Northern Italy’s largest lakes – Como, Garda and Maggiore – are beautiful and glamorous, but crowded in the summer. Smaller neighbours such as Orta and Idro are lovely, but lack grandeur and variety. “Just right? That’ll be Iseo,” Midway between Milan and Verona, this medium-sized lake attracts relatively few foreigners, yet packs in all of Italy’s quintessential charms – great vineyards, views of snow-dappled mountains, pretty towns, art, history, swimming and – partly because it is a popular weekend getaway for the wealthy denizens of nearby Bergamo and Brescia – a superb food scene.
It’s “budget friendly” too, with good train links and “pint-sized” ferries that often charge less than two pounds. The lakeside town of Lovere is reminiscent of Venice, from which it was ruled for centuries, with its “narrow, zigzagging warren” of alleyways, its clock tower with frescoed lion, and its waterfront dominated by the long neoclassical colonnade of the Accademia Tadini, which houses works by Bellini, Canova and others. But the lake’s most charming spot is Monte Isola, an island whose steep but rounded sides give it the appearance of a “giant green panettone”, a church perches on its summit, and villages cling to its shores. The largest, Peschiera Maraglio, sits between olive groves and “dinky” pebble beaches, and has a great restaurant, Hostaria Milago, where the antipasto platter of Iseo fish is “revelatory”.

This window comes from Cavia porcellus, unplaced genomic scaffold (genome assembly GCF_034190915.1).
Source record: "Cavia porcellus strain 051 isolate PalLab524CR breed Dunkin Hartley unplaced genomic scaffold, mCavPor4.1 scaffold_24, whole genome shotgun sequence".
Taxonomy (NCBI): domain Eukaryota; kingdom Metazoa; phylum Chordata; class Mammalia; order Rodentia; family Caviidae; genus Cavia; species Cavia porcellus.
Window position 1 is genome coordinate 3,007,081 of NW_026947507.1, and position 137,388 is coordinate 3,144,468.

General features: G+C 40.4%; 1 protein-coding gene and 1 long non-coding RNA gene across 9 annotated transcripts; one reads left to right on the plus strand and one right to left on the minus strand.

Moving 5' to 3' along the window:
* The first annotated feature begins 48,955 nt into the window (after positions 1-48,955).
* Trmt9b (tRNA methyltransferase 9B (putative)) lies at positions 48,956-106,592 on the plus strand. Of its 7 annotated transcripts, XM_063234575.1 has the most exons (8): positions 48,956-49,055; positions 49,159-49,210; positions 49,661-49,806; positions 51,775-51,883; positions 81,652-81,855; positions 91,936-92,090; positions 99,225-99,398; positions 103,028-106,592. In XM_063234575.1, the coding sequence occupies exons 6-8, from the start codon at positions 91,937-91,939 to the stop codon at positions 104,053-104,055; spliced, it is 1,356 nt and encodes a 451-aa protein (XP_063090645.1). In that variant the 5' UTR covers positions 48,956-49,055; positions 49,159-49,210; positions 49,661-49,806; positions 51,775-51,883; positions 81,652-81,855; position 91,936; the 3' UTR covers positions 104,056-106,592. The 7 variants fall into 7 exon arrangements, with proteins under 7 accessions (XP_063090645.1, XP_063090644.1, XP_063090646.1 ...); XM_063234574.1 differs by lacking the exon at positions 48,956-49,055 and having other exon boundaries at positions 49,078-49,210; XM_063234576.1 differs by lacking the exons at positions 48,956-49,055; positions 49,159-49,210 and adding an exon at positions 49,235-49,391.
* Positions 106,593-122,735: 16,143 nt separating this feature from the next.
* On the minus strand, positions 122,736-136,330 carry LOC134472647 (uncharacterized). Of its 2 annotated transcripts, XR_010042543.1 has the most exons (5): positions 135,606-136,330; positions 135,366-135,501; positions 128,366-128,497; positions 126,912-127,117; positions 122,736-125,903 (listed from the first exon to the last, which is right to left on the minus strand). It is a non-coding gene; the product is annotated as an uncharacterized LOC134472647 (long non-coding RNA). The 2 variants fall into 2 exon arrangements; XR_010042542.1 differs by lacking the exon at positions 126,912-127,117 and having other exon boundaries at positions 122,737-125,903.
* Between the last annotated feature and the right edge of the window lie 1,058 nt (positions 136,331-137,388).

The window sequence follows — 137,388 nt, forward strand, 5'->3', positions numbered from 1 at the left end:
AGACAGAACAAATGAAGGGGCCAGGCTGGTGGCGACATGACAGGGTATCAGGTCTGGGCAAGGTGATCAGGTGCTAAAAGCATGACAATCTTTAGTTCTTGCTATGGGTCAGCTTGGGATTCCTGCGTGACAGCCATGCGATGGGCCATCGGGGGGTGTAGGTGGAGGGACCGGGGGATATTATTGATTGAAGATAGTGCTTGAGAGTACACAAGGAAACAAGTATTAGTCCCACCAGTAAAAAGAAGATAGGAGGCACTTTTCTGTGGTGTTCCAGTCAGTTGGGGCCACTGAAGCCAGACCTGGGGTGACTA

Amid the Alpine foothills an hour’s drive north lies the Parco Nazionale delle Incisioni Rupestri, where there are thousands of prehistoric rock drawings. And to the south is the wine region of Franciacorta. You might stay at one of the vineyards there – Corte Lantieri and Al Rocol are excellent. And there is good, affordable accommodation beside the lake itself, including Agriturismo Forest, which has a “top-notch” restaurant, and the Ostello del Porto, a hostel in Lovere with “knockout” views.